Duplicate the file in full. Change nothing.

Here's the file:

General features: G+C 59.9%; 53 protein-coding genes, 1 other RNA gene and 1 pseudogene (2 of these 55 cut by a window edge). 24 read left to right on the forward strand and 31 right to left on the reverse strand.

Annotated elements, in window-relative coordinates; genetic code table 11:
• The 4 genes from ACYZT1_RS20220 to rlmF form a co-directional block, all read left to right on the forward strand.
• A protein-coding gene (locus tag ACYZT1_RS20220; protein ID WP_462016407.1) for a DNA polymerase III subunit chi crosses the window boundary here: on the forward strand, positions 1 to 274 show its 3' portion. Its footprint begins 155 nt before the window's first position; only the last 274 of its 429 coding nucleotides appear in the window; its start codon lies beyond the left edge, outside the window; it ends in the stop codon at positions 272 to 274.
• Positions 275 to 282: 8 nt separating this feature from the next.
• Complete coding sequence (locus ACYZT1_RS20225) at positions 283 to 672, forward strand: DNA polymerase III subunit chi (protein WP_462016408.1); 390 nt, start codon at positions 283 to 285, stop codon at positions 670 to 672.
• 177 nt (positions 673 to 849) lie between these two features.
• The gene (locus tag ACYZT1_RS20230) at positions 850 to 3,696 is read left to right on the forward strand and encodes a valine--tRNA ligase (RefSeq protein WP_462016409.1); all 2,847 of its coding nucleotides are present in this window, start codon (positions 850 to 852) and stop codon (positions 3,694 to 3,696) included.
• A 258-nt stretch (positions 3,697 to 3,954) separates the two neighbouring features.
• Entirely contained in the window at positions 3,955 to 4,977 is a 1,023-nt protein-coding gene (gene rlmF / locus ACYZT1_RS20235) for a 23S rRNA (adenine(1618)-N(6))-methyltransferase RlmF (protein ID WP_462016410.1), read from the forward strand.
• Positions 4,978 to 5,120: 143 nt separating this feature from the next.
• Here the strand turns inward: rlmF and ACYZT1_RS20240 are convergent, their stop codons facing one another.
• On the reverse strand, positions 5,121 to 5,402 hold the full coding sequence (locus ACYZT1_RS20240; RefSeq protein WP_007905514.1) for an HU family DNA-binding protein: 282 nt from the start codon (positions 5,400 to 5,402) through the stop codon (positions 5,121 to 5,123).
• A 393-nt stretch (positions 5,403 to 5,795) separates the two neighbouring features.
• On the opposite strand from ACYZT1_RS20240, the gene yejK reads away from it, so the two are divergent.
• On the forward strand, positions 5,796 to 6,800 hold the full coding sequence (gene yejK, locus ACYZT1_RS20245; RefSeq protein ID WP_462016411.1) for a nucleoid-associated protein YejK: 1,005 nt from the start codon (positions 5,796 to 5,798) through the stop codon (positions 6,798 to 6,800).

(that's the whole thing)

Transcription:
General features: G+C 59.9%; 53 protein-coding genes, 1 other RNA gene and 1 pseudogene (2 of these 55 cut by a window edge). 24 read left to right on the forward strand and 31 right to left on the reverse strand.

Annotated elements, in window-relative coordinates; genetic code table 11:
• The 4 genes from ACYZT1_RS20220 to rlmF form a co-directional block, all read left to right on the forward strand.
• A protein-coding gene (locus tag ACYZT1_RS20220; protein ID WP_462016407.1) for a DNA polymerase III subunit chi crosses the window boundary here: on the forward strand, positions 1 to 274 show its 3' portion. Its footprint begins 155 nt before the window's first position; only the last 274 of its 429 coding nucleotides appear in the window; its start codon lies beyond the left edge, outside the window; it ends in the stop codon at positions 272 to 274.
• Positions 275 to 282: 8 nt separating this feature from the next.
• Complete coding sequence (locus ACYZT1_RS20225) at positions 283 to 672, forward strand: DNA polymerase III subunit chi (protein WP_462016408.1); 390 nt, start codon at positions 283 to 285, stop codon at positions 670 to 672.
• 177 nt (positions 673 to 849) lie between these two features.
• The gene (locus tag ACYZT1_RS20230) at positions 850 to 3,696 is read left to right on the forward strand and encodes a valine--tRNA ligase (RefSeq protein WP_462016409.1); all 2,847 of its coding nucleotides are present in this window, start codon (positions 850 to 852) and stop codon (positions 3,694 to 3,696) included.
• A 258-nt stretch (positions 3,697 to 3,954) separates the two neighbouring features.
• Entirely contained in the window at positions 3,955 to 4,977 is a 1,023-nt protein-coding gene (gene rlmF / locus ACYZT1_RS20235) for a 23S rRNA (adenine(1618)-N(6))-methyltransferase RlmF (protein ID WP_462016410.1), read from the forward strand.
• Positions 4,978 to 5,120: 143 nt separating this feature from the next.
• Here the strand turns inward: rlmF and ACYZT1_RS20240 are convergent, their stop codons facing one another.
• On the reverse strand, positions 5,121 to 5,402 hold the full coding sequence (locus ACYZT1_RS20240; RefSeq protein WP_007905514.1) for an HU family DNA-binding protein: 282 nt from the start codon (positions 5,400 to 5,402) through the stop codon (positions 5,121 to 5,123).
• A 393-nt stretch (positions 5,403 to 5,795) separates the two neighbouring features.
• On the opposite strand from ACYZT1_RS20240, the gene yejK reads away from it, so the two are divergent.
• On the forward strand, positions 5,796 to 6,800 hold the full coding sequence (gene yejK, locus ACYZT1_RS20245; RefSeq protein ID WP_462016411.1) for a nucleoid-associated protein YejK: 1,005 nt from the start codon (positions 5,796 to 5,798) through the stop codon (positions 6,798 to 6,800).